quick post just to track the mayhem, and it’s mostly birthy updates for my non-birthy friends reading, skip to the end if you’d like where you will read a bit about after work…
Today I caught the 40th baby born in 6 days.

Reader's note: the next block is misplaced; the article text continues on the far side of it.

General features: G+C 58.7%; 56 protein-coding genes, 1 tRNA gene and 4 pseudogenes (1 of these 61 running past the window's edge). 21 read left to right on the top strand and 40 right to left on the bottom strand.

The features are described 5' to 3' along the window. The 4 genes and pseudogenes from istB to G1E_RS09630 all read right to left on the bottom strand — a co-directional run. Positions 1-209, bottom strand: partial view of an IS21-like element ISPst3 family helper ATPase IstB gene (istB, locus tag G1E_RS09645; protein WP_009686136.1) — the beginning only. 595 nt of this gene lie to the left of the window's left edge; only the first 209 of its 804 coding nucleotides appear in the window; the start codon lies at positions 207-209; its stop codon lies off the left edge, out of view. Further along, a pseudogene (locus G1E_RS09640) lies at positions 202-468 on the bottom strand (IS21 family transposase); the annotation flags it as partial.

I had a first time mother who looked very healthy. Baby was coming down OP but rotated and either he had a hand up and shredded the mother on his way around or she had absolutely no tissue integrity…either way plenty of bleeding before baby was born. I actually asked one of the med students to whistle down a doctor because it looked like the placenta may have begun to separate ahead of the birth. I put the Doppler part of the CTG on mom’s belly and got good heart tones. I left it sitting on her belly for the duration of labor. Forgive me please, I know the dangers of Doppler but felt at that moment that I had to decide which was the greater worry and I chose monitoring baby’s immediate well being as my priority. Blood oozed forth and the doctor was poised to move. I had to get bossy with this mom who I had worked with all morning and had developed a connection with so she took my shift from gentle quiet talking midwife to bossy lady seriously. Baby’s head was born and blood was pouring over his face. After the body came I held him in a good drainage position for about 5-10 seconds and watched the fluid run from his mouth. He was vigorous and well but I did not want him to drink in mom’s blood if at all possible. When he seemed to have cleared the fluids I put him skin to skin on mom. I won’t get into it entirely but clearly there was something not right. Her tissue was so friable that even as the doctor sutured the many many tears new ones were opening up. After an hour and half she settled on packing her with gauze and waiting for a couple of hours to see if it would get easier. I left her for all of two minutes to go sit down and do the paperwork and have a drink of water. I forgot my pen so went back into the delivery room and there was mom, standing up wanting to walk to the bathroom. I had already mopped up the quite bloody floor and it was now coated again as she clearly had open tears that bled when she was walking. I slung her arm over my back and half carried her back to bed, got her a bed pan and gave a good finger wagging about staying in bed until we moved her out to the postpartum area. I mopped again and cleaned her off again. A second doctor came in to do the second repair as the first doc was worn down. I was worn down and I had only been holding the speculum and watching the progress (or lack thereof) and mopping!